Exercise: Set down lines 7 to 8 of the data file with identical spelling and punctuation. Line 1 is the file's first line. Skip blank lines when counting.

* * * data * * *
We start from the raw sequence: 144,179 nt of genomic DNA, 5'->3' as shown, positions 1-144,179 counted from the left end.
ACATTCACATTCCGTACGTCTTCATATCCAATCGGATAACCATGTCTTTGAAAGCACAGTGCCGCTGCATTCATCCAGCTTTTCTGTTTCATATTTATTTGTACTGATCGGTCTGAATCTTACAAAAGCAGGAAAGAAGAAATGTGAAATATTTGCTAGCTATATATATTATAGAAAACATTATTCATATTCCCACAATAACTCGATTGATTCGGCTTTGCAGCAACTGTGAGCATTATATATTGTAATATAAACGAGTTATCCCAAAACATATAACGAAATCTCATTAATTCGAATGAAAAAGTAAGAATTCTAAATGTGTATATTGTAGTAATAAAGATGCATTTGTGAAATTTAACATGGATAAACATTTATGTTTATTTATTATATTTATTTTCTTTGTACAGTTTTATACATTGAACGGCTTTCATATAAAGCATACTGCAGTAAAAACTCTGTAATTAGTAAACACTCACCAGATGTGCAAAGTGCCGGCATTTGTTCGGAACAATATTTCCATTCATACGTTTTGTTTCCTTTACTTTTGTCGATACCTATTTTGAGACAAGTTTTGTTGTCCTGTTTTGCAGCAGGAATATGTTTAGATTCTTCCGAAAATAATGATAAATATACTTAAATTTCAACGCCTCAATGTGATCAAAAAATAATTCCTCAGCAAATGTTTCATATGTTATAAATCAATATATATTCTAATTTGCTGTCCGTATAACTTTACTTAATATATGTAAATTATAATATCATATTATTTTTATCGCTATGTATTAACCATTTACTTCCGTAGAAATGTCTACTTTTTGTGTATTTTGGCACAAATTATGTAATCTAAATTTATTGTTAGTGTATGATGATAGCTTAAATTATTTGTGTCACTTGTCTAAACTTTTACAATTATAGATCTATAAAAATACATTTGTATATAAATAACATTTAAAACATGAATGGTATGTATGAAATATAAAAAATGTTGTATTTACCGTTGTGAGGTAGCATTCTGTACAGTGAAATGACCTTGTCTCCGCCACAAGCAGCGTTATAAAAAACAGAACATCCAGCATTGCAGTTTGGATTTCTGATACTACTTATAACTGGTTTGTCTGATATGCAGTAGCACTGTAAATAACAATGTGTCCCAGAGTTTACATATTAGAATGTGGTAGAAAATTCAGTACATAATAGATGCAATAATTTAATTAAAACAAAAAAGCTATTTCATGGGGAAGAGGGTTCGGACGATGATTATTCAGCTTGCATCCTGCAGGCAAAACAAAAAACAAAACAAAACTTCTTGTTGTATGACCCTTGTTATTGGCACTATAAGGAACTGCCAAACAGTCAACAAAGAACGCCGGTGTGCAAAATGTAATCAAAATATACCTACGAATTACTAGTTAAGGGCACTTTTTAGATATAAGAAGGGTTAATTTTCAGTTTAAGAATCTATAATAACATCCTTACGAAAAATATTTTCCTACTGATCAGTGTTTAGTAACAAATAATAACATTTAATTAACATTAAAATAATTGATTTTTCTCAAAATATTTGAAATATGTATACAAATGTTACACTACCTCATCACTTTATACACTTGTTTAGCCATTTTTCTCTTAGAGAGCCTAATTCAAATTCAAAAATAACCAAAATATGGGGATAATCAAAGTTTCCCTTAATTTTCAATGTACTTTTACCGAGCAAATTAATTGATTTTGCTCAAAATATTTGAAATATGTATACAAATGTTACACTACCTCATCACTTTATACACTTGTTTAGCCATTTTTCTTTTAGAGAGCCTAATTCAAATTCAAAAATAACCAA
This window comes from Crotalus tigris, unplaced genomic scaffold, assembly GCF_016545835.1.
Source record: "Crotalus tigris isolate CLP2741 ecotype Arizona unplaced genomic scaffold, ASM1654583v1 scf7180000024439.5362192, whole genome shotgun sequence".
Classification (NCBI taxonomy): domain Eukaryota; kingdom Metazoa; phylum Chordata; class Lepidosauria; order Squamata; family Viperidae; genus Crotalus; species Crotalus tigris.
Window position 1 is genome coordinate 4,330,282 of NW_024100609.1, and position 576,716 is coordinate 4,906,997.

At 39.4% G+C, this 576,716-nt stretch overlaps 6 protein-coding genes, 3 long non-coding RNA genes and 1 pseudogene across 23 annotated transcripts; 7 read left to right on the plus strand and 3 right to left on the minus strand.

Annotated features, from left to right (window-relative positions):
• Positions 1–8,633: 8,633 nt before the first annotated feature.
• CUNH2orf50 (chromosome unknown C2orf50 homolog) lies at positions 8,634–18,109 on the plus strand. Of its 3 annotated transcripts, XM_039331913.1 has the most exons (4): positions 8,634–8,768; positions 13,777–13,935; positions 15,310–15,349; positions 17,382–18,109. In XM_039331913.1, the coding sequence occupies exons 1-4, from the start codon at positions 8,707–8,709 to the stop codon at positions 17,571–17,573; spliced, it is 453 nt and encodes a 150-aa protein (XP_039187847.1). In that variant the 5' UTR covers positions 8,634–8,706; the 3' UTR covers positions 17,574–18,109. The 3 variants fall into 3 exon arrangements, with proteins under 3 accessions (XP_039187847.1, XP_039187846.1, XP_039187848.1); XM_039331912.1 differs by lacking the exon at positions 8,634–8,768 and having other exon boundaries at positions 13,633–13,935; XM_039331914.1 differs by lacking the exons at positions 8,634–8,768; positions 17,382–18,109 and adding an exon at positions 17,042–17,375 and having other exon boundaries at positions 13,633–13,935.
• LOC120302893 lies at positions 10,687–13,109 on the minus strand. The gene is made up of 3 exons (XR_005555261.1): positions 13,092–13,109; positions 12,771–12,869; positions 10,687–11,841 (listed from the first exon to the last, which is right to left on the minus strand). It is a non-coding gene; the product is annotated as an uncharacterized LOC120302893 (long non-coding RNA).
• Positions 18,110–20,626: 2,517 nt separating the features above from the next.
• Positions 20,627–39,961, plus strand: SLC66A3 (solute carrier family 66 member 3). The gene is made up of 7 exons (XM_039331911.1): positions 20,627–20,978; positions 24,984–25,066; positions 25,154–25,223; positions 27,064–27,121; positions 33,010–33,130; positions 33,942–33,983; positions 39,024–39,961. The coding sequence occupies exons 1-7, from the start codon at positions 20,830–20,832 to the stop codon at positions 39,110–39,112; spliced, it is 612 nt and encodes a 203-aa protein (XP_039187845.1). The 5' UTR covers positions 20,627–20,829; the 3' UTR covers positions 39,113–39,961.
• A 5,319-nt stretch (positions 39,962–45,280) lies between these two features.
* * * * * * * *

At 39.4% G+C, this 576,716-nt stretch overlaps 6 protein-coding genes, 3 long non-coding RNA genes and 1 pseudogene across 23 annotated transcripts; 7 read left to right on the plus strand and 3 right to left on the minus strand.

Annotated features, from left to right (window-relative positions):